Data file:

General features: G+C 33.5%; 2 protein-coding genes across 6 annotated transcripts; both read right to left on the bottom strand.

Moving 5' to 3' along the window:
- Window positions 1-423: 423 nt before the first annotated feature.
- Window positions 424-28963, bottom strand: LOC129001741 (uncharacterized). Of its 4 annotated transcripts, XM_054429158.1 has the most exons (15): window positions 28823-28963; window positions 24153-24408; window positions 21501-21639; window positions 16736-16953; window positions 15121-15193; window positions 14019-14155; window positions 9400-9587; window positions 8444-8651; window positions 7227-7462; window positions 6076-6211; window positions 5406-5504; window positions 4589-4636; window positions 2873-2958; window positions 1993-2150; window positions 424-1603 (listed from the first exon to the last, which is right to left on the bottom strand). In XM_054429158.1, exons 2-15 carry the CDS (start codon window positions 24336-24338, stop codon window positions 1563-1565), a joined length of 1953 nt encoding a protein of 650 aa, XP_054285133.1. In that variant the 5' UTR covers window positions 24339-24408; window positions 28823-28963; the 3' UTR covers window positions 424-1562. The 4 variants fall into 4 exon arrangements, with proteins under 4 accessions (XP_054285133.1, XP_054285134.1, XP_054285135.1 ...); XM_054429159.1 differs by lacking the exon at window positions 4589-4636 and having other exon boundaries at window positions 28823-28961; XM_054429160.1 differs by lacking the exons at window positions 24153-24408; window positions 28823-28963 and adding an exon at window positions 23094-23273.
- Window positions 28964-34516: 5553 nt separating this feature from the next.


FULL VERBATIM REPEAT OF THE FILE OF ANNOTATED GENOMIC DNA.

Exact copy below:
General features: G+C 33.5%; 2 protein-coding genes across 6 annotated transcripts; both read right to left on the bottom strand.

Moving 5' to 3' along the window:
- Window positions 1-423: 423 nt before the first annotated feature.
- Window positions 424-28963, bottom strand: LOC129001741 (uncharacterized). Of its 4 annotated transcripts, XM_054429158.1 has the most exons (15): window positions 28823-28963; window positions 24153-24408; window positions 21501-21639; window positions 16736-16953; window positions 15121-15193; window positions 14019-14155; window positions 9400-9587; window positions 8444-8651; window positions 7227-7462; window positions 6076-6211; window positions 5406-5504; window positions 4589-4636; window positions 2873-2958; window positions 1993-2150; window positions 424-1603 (listed from the first exon to the last, which is right to left on the bottom strand). In XM_054429158.1, exons 2-15 carry the CDS (start codon window positions 24336-24338, stop codon window positions 1563-1565), a joined length of 1953 nt encoding a protein of 650 aa, XP_054285133.1. In that variant the 5' UTR covers window positions 24339-24408; window positions 28823-28963; the 3' UTR covers window positions 424-1562. The 4 variants fall into 4 exon arrangements, with proteins under 4 accessions (XP_054285133.1, XP_054285134.1, XP_054285135.1 ...); XM_054429159.1 differs by lacking the exon at window positions 4589-4636 and having other exon boundaries at window positions 28823-28961; XM_054429160.1 differs by lacking the exons at window positions 24153-24408; window positions 28823-28963 and adding an exon at window positions 23094-23273.
- Window positions 28964-34516: 5553 nt separating this feature from the next.